Record Display for the EPA National Library Catalog


Main Title Global Carbon Cycle and Climate Change: Responses and Feedbacks from Below-Ground Systems.
Author Dixon, R. K. ; Turner, D. P. ;
CORP Author Corvallis Environmental Research Lab., OR. ;ManTech Environmental Technology, Inc., Corvallis, OR.
Publisher c1991
Year Published 1991
Report Number EPA/600/J-91/278;
Stock Number PB92-121359
Additional Subjects Carbon cycle ; Climatic changes ; Subsurface investigations ; Air-biosphere interactions ; Air pollution ; Environmental effects ; Global aspects ; Greenhouse effects ; Soil surveys ; Carbon dioxide ; Terrestrial ecosystems ; Global warming ; Vegetation ; Organic matter ; Biomes ; Reprints ;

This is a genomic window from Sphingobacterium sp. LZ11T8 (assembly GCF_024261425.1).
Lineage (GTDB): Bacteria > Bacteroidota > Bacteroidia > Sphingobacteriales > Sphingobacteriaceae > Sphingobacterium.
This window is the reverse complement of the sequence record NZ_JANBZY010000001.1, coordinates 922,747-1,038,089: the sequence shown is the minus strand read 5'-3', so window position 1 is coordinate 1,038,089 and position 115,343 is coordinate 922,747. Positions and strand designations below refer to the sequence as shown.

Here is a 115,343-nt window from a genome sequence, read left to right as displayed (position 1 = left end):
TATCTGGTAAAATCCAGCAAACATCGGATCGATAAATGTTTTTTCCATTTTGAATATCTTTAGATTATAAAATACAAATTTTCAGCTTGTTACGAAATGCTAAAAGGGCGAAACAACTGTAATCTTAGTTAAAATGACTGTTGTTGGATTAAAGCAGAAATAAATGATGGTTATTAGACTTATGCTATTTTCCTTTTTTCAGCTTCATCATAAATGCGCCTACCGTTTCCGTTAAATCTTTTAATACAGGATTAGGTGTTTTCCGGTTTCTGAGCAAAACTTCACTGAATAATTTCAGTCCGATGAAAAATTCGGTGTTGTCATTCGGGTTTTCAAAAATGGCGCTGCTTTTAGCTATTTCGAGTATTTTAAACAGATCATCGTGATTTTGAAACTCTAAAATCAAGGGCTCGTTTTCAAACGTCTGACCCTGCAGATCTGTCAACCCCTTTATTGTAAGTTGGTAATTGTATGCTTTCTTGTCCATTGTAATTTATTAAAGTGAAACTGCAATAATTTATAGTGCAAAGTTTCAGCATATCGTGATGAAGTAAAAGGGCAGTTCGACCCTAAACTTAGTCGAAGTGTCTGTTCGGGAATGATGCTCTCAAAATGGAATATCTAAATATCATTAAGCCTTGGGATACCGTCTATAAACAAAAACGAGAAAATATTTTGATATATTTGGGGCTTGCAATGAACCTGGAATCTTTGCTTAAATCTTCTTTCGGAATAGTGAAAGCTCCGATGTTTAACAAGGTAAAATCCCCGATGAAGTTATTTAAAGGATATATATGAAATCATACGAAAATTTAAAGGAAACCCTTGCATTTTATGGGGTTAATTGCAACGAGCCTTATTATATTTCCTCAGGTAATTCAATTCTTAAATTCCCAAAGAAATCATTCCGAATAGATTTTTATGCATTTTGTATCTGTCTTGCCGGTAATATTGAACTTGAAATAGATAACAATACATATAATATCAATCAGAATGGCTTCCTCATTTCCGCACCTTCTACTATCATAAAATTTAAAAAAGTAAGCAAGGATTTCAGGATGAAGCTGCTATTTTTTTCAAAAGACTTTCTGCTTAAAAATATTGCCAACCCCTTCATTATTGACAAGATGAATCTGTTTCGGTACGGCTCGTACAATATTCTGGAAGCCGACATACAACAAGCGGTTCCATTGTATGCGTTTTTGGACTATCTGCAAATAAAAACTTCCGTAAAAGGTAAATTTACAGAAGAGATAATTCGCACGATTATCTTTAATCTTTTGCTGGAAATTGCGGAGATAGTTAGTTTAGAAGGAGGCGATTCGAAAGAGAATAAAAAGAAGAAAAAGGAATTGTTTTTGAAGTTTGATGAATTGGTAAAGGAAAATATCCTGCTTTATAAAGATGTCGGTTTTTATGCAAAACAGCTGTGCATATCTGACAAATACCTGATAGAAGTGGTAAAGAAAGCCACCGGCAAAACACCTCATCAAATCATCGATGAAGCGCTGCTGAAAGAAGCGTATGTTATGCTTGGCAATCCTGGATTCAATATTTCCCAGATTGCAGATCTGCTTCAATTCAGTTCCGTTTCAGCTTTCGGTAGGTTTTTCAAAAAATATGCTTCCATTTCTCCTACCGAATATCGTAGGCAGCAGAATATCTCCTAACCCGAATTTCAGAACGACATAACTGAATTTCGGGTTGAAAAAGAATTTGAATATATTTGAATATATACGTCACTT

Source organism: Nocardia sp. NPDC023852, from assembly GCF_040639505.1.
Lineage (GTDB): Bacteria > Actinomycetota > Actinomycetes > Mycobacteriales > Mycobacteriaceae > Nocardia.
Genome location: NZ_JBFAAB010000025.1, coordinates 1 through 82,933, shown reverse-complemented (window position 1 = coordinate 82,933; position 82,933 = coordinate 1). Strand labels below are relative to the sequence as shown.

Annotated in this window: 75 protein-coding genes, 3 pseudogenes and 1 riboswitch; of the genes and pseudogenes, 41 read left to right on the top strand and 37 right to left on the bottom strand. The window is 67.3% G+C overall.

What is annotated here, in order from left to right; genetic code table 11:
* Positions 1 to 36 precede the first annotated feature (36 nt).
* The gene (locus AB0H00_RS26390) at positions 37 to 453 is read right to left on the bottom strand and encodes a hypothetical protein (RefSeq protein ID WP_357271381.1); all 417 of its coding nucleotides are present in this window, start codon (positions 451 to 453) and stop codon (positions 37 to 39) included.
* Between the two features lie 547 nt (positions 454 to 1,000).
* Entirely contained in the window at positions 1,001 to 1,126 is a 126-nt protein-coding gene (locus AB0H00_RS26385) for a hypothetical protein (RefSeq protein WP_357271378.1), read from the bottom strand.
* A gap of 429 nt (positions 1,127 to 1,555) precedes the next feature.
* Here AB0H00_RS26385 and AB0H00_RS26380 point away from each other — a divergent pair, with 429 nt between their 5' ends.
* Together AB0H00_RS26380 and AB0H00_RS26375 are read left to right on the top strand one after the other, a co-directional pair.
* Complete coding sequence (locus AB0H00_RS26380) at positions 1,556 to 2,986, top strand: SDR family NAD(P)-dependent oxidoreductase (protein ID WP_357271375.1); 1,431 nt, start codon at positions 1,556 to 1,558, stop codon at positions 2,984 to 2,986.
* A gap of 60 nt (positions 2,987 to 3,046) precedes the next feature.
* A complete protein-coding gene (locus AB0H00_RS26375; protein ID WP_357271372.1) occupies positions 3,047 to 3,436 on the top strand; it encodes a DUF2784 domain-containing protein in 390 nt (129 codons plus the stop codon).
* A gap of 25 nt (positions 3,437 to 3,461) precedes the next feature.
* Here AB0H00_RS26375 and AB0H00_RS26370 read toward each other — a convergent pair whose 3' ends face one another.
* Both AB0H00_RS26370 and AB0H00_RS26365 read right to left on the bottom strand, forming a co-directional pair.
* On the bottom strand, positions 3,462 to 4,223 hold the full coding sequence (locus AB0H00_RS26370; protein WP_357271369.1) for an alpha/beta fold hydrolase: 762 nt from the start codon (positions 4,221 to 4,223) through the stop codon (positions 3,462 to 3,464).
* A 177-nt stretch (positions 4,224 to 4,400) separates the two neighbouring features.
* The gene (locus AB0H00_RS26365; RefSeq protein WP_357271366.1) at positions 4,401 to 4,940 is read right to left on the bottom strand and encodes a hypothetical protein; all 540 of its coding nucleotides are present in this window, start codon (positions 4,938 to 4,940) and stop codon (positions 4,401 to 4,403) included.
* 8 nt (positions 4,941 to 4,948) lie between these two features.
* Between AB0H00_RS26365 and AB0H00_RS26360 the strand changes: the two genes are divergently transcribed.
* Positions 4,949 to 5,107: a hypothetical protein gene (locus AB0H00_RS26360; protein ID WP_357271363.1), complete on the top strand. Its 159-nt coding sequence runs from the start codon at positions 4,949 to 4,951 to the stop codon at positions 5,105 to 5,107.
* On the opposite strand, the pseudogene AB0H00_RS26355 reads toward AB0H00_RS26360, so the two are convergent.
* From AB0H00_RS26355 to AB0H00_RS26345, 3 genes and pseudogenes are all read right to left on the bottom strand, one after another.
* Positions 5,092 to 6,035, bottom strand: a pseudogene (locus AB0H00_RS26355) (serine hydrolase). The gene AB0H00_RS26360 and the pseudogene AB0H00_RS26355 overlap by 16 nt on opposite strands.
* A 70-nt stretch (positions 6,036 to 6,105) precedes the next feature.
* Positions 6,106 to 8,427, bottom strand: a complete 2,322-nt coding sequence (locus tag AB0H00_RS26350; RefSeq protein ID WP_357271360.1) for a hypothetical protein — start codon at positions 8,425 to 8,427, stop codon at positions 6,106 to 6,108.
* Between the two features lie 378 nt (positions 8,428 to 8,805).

Library Call Number Additional Info Location Last
NTIS  PB92-121359 Some EPA libraries have a fiche copy filed under the call number shown. 07/26/2022
Collation 20p
According to most global climate models, a continued build-up of CO2 and other greenhouse gases will lead to significant changes in temperature and precipitation patterns over large parts of the Earth. Belowground processes will strongly influence the response of the biosphere to climate change and are likely to contribute to positive or negative biospheric feedbacks to climate change. Current global carbon budgets suggest that as much as 2000 Pg of carbon exists in soil systems. There is considerable disagreement, however, over pool sizes and flux (e.g. CO2, CH4) for various ecosystems. An equilibrium analysis of changes in global belowground carbon storage due to a double-CO2 climate suggests a range from a possible sink of 41 Pg to a possible source of 101 Pg. Components of the terrestrial biosphere could be managed to sequester or conserve carbon and mitigate accumulation of greenhouse gases in the atmosphere. (Copyright (c) 1991 Elsevier Science Publishers Ltd, England.)